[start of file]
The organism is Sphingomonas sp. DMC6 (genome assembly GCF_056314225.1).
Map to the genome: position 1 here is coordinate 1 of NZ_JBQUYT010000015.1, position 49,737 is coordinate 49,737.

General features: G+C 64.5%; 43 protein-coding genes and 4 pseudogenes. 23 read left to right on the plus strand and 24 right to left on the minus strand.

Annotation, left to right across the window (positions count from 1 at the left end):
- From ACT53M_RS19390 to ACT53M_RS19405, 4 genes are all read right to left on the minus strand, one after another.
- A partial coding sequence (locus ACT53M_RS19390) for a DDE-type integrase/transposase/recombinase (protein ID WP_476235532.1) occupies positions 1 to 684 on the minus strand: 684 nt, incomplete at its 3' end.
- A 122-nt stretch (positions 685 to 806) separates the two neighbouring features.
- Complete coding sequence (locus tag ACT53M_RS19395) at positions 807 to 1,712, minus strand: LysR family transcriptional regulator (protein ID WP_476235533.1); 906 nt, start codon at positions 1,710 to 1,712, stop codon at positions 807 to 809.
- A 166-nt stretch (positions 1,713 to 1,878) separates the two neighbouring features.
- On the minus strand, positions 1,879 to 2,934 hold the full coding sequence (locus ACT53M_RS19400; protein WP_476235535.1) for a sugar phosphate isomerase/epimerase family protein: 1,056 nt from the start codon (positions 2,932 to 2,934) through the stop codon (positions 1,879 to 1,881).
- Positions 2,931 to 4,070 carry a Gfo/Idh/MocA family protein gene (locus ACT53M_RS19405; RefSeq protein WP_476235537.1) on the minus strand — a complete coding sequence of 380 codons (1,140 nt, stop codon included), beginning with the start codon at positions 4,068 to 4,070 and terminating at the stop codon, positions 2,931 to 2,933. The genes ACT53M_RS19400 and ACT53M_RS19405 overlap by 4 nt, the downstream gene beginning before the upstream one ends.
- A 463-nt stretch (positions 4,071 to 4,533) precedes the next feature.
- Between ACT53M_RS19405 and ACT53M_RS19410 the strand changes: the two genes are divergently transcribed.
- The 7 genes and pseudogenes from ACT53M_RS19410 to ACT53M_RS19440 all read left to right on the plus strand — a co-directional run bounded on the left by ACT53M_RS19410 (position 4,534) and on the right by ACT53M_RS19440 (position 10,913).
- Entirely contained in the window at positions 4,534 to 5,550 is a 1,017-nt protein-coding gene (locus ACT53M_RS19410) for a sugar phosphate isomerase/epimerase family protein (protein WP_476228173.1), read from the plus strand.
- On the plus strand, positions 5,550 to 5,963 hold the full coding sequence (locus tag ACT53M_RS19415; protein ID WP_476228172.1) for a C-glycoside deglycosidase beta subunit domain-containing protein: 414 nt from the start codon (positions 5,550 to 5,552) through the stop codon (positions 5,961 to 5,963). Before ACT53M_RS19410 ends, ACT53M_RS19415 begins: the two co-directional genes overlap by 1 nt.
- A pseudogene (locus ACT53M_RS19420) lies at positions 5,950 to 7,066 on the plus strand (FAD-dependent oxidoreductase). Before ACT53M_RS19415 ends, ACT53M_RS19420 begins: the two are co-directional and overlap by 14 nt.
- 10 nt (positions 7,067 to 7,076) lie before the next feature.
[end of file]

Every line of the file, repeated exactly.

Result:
The organism is Sphingomonas sp. DMC6 (genome assembly GCF_056314225.1).
Map to the genome: position 1 here is coordinate 1 of NZ_JBQUYT010000015.1, position 49,737 is coordinate 49,737.

General features: G+C 64.5%; 43 protein-coding genes and 4 pseudogenes. 23 read left to right on the plus strand and 24 right to left on the minus strand.

Annotation, left to right across the window (positions count from 1 at the left end):
- From ACT53M_RS19390 to ACT53M_RS19405, 4 genes are all read right to left on the minus strand, one after another.
- A partial coding sequence (locus ACT53M_RS19390) for a DDE-type integrase/transposase/recombinase (protein ID WP_476235532.1) occupies positions 1 to 684 on the minus strand: 684 nt, incomplete at its 3' end.
- A 122-nt stretch (positions 685 to 806) separates the two neighbouring features.
- Complete coding sequence (locus tag ACT53M_RS19395) at positions 807 to 1,712, minus strand: LysR family transcriptional regulator (protein ID WP_476235533.1); 906 nt, start codon at positions 1,710 to 1,712, stop codon at positions 807 to 809.
- A 166-nt stretch (positions 1,713 to 1,878) separates the two neighbouring features.
- On the minus strand, positions 1,879 to 2,934 hold the full coding sequence (locus ACT53M_RS19400; protein WP_476235535.1) for a sugar phosphate isomerase/epimerase family protein: 1,056 nt from the start codon (positions 2,932 to 2,934) through the stop codon (positions 1,879 to 1,881).
- Positions 2,931 to 4,070 carry a Gfo/Idh/MocA family protein gene (locus ACT53M_RS19405; RefSeq protein WP_476235537.1) on the minus strand — a complete coding sequence of 380 codons (1,140 nt, stop codon included), beginning with the start codon at positions 4,068 to 4,070 and terminating at the stop codon, positions 2,931 to 2,933. The genes ACT53M_RS19400 and ACT53M_RS19405 overlap by 4 nt, the downstream gene beginning before the upstream one ends.
- A 463-nt stretch (positions 4,071 to 4,533) precedes the next feature.
- Between ACT53M_RS19405 and ACT53M_RS19410 the strand changes: the two genes are divergently transcribed.
- The 7 genes and pseudogenes from ACT53M_RS19410 to ACT53M_RS19440 all read left to right on the plus strand — a co-directional run bounded on the left by ACT53M_RS19410 (position 4,534) and on the right by ACT53M_RS19440 (position 10,913).
- Entirely contained in the window at positions 4,534 to 5,550 is a 1,017-nt protein-coding gene (locus ACT53M_RS19410) for a sugar phosphate isomerase/epimerase family protein (protein WP_476228173.1), read from the plus strand.
- On the plus strand, positions 5,550 to 5,963 hold the full coding sequence (locus tag ACT53M_RS19415; protein ID WP_476228172.1) for a C-glycoside deglycosidase beta subunit domain-containing protein: 414 nt from the start codon (positions 5,550 to 5,552) through the stop codon (positions 5,961 to 5,963). Before ACT53M_RS19410 ends, ACT53M_RS19415 begins: the two co-directional genes overlap by 1 nt.
- A pseudogene (locus ACT53M_RS19420) lies at positions 5,950 to 7,066 on the plus strand (FAD-dependent oxidoreductase). Before ACT53M_RS19415 ends, ACT53M_RS19420 begins: the two are co-directional and overlap by 14 nt.
- 10 nt (positions 7,067 to 7,076) lie before the next feature.